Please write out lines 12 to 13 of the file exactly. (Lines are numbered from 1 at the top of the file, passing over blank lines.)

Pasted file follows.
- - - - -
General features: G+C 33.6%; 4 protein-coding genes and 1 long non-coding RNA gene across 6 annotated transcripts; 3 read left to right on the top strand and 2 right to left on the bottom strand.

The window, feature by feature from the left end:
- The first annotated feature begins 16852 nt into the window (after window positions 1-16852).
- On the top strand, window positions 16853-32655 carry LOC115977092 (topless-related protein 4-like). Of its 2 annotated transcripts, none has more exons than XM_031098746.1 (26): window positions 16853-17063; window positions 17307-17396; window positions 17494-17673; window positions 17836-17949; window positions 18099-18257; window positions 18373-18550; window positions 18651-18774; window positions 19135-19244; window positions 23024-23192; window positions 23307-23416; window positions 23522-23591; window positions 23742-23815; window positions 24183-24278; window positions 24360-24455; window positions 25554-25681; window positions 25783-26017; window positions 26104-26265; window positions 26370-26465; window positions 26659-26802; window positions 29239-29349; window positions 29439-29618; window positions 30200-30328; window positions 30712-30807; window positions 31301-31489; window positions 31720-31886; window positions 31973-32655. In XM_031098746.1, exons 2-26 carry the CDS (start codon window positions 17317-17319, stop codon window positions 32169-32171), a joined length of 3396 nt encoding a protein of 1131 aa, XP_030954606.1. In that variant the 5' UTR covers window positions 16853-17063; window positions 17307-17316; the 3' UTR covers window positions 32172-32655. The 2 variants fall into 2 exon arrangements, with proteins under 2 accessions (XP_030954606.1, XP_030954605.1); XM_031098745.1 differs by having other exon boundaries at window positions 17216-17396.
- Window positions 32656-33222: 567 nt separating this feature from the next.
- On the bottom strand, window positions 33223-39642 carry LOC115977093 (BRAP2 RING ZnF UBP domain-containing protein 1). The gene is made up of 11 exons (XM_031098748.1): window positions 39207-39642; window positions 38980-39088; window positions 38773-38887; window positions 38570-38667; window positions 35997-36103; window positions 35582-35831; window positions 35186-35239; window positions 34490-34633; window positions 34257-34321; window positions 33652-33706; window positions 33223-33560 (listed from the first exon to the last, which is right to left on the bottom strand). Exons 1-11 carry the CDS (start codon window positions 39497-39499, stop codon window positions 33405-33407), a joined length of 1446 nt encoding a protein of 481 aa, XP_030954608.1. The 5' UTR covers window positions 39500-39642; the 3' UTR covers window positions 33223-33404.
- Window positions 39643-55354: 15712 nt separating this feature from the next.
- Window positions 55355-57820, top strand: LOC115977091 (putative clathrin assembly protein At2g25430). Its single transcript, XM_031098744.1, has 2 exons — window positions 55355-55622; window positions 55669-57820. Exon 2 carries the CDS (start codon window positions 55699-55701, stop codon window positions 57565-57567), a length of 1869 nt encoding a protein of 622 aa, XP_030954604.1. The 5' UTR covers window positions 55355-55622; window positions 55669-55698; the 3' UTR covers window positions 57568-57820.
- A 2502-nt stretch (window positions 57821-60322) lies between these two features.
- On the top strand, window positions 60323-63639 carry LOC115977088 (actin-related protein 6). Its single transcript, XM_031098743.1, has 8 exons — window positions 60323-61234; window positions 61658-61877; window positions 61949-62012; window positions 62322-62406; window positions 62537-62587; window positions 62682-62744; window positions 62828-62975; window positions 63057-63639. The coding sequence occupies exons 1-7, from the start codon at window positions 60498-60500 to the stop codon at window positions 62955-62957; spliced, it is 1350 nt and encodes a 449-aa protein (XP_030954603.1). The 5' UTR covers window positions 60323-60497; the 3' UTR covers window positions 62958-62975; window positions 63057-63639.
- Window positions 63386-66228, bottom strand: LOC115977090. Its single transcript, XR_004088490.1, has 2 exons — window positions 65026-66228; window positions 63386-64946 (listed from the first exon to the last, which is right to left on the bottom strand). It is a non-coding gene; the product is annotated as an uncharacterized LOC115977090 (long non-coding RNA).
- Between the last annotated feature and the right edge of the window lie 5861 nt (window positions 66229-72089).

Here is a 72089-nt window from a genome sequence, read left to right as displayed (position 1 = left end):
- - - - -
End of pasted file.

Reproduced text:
- Between the last annotated feature and the right edge of the window lie 5861 nt (window positions 66229-72089).

Here is a 72089-nt window from a genome sequence, read left to right as displayed (position 1 = left end):